There are several ways to generate the data required to complete this exercise. The information may be found via historic stock records, SEC filings, management discussion and brokerage / corporate websites. For purposes of streamlining this work, I will utilize F.A.S.T. graphs, courtesy of fellow Seeking Alpha contributor Chuck Carnevale.

Example 1: Halliburton

Halliburton Company (NYSE:HAL) is an oilfield services company. The Company is a provider of services and products to the energy industry related to the exploration, development and production of oil and natural gas. It serves national and independent oil and natural gas companies worldwide.

Here is a 12-year F.A.S.T. graph. The black line is price. The blue line represents the normalized average price-to-earnings ratio over the period. The green shaded area indicates earnings.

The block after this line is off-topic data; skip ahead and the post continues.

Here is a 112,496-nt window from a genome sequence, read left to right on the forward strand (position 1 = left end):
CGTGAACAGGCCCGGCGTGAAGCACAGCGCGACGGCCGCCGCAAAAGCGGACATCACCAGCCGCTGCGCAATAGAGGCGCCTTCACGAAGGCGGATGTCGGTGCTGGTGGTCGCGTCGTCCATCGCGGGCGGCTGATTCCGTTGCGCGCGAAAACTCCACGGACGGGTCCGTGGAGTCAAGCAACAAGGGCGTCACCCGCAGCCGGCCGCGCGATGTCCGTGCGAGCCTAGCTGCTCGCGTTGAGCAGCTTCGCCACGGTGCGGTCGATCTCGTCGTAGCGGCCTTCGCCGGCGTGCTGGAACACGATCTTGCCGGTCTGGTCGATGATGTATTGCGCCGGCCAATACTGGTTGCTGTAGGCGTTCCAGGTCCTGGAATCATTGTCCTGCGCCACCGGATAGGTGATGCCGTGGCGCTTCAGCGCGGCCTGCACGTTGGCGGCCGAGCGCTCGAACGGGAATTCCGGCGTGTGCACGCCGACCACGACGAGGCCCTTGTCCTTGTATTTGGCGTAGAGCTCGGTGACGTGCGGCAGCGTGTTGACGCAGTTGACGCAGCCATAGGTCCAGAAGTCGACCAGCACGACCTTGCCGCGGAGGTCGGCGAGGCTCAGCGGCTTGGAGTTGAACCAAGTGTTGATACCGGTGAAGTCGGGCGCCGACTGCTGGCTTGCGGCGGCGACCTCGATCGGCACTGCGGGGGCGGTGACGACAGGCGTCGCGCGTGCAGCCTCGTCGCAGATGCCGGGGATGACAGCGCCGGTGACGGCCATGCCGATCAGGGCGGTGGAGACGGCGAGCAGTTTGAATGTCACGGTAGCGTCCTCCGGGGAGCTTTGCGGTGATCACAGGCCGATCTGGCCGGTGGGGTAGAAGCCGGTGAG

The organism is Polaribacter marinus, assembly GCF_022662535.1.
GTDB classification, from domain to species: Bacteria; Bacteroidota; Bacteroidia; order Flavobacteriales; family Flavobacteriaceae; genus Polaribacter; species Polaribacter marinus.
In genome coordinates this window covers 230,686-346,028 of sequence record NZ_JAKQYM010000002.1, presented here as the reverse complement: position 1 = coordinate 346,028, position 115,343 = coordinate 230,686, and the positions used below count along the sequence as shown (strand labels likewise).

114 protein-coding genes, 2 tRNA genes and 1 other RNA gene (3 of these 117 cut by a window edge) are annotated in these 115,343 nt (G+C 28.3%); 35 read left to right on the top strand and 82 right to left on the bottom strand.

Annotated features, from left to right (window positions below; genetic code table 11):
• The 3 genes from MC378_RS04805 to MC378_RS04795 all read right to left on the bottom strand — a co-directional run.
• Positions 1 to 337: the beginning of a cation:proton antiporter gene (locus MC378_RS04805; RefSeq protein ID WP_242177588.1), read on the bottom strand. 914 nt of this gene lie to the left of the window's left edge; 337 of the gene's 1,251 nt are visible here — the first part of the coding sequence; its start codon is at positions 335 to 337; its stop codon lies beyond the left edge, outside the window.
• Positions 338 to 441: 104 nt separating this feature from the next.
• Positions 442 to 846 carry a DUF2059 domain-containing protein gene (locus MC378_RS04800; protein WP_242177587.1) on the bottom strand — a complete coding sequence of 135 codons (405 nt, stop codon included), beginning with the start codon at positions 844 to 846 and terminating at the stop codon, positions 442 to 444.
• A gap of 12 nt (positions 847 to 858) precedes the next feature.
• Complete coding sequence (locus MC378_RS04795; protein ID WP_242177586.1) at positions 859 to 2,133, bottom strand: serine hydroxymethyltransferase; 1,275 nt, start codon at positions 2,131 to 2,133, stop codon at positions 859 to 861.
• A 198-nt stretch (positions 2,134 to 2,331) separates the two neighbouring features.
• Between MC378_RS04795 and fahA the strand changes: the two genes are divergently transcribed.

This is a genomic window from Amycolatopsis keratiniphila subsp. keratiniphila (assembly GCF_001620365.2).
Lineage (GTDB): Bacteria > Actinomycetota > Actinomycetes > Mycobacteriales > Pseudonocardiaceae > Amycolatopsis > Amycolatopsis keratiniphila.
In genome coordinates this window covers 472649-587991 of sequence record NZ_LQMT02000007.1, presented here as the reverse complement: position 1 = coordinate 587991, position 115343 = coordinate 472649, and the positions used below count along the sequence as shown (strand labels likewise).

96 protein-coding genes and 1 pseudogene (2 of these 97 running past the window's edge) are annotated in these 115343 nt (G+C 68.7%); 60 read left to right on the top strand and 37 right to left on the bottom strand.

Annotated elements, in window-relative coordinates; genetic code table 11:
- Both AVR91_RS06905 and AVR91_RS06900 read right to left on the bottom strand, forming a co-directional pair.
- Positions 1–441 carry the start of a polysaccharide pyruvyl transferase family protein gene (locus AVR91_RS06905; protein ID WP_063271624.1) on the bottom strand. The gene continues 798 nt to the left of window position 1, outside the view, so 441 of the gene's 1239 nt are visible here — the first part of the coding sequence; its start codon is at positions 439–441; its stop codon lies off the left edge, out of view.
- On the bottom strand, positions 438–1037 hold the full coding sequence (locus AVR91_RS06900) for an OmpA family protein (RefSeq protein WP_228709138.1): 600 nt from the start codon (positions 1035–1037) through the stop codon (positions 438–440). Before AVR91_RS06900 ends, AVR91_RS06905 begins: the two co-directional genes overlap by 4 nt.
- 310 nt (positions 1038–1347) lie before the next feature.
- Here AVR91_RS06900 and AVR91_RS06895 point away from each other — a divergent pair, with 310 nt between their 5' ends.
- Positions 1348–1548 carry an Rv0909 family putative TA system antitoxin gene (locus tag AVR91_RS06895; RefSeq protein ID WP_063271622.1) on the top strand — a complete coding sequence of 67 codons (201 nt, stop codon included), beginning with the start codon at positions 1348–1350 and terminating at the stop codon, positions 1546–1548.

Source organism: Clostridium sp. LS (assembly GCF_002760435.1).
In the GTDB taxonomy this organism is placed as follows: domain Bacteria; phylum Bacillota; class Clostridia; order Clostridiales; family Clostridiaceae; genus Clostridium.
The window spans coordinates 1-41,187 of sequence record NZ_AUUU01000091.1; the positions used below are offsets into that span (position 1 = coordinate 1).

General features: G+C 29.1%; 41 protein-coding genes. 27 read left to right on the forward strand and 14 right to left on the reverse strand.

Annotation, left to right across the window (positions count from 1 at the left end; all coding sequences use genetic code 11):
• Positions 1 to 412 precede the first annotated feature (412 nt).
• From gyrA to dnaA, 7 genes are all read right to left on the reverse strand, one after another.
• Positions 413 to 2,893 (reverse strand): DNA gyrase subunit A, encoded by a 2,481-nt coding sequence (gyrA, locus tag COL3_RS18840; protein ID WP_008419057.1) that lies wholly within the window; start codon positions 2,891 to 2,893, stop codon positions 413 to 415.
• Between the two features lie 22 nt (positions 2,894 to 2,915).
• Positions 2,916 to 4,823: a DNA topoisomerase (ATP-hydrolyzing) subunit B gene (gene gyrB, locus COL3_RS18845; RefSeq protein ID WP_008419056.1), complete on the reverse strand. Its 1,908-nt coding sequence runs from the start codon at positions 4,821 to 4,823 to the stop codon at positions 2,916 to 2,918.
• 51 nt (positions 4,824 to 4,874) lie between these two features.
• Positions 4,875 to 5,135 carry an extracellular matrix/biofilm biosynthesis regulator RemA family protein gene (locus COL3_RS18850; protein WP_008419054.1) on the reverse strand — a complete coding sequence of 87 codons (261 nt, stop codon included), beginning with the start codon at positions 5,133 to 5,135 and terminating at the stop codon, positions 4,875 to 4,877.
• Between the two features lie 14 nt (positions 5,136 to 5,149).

Note that over the past 12-years, Halliburton has demonstrated an operating earnings growth rate of 22.4%. Currently, price and historic P/E ratio are harmonized, indicating the stock trades about fair value. Furthermore, ~25% EPS growth is projected for 2014 and 2015.

Let's detail projected earnings through 2017 via the following F.A.S.T. graph:

We see that over the next several years, a consensus of 34 analysts believe Halliburton will grow operating earnings by 21.4%. The projected growth rate is comparable to the previous 12-year period. If the analysts are accurate, HAL stock should appreciate by approximately 20 percent a year without any multiple expansion. Operating earnings growth and P/E simply need to maintain its historic trajectory. For reference, I've included a purple highlighted overlay indicating a consistent 18.2x multiple.